For , that is, leaves having received no efficient visit, two contributions are to be considered: all the nonacceptable leaves (proportion ) and also those acceptable leaves that, by chance, have received no visits:
with as the average number of probing visits received per host leaf ( is, as well, the average number of *“efficient” *visits received per potentially acceptable leaf).

Now, what may be observed and quoted *a posteriori* in the field is not the number of efficient visits per leaf but their direct material consequences (the “recorded objects”) in terms of the number per host leaf of either deposited eggs or resulting larvae (or alternatively the number of associated “artefacts” such as mines or galls). Accordingly, the clutch-size may either apply to *deposited eggs* or the* resulting artefacts. *

If *deposited eggs* are the objects directly recorded in the field, then corresponds to the usual definition of clutch size: the number of eggs deposited in a single bout.

If *resulting artefacts* (mines, galls, etc.) are now the more easily recorded objects, then is the average number of these “residual” artefacts resulting from one clutch of eggs; in this case (the “residual” clutch-size) might be lower than the egg clutch size itself, depending on the ratio of developmental success of eggs.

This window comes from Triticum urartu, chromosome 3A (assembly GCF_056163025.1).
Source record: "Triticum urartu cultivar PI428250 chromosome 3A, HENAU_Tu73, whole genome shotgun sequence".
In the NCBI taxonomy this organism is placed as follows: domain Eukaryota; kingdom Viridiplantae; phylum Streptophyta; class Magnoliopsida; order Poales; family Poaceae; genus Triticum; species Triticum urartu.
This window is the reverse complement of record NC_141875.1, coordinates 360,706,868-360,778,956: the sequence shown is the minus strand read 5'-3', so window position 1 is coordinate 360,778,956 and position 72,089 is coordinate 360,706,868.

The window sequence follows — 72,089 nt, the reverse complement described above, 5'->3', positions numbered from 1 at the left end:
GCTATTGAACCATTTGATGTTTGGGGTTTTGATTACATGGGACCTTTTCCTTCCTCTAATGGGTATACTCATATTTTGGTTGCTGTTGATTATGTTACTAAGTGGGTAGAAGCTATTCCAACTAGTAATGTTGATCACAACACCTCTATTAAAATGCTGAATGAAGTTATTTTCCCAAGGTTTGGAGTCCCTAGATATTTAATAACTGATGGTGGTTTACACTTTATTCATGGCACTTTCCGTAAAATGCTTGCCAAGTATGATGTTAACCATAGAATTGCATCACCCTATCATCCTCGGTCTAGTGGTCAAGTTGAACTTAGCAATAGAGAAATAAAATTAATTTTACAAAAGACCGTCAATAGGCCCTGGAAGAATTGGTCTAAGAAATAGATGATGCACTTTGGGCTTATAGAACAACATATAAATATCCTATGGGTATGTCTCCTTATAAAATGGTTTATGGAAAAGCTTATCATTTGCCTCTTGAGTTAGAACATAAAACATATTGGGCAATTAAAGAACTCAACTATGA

The number of eggs or artefacts per leaf is thus , with as the number of visits received and being either the “eggs” or the “artefacts” clutch size. The proportion of host leaves supporting eggs or artefacts, among the whole sample of host leaves, is therefore obtained by substituting to , in (B.1) and (B.1)^{′}:(i)*for any full positive values of *, that is, for acceptable leaves visited at least once:
(ii)and for :

The average number of *“efficient” *visits per acceptable leaf, is given by
with as the total number of eggs (or total number of resulting artefacts: mines/galls) within the whole studied sample of potential host leaves (acceptable or not) (note that considering either eggs or associated artefacts does not modify neither nor , since, correspondingly, is the clutch size applied to either eggs or their resulting artefacts. Therefore, the acceptance ratio also remains unchanged since ).

The estimation of both and is obtained by comparing the field-recorded distribution (established for either eggs or their resulting artefacts) to the corresponding computed distribution .

In practice, this estimation is obtained iteratively, seeking for the set of values which leads to the best fit between *field-recorded* and *computed* distributions . It should remain in mind that, as already mentioned, corresponds either to the *eggs*’ or to the *mines/galls’* clutch-size.

The average number of egg-laying mothers probing visits per host leaf (and as well the average number of clutch deposits per potentially acceptable leaf) is see (B.3).

#### Acknowledgment

The advices of three anonymous reviewers, which substantially improved the paper, are deeply acknowledged.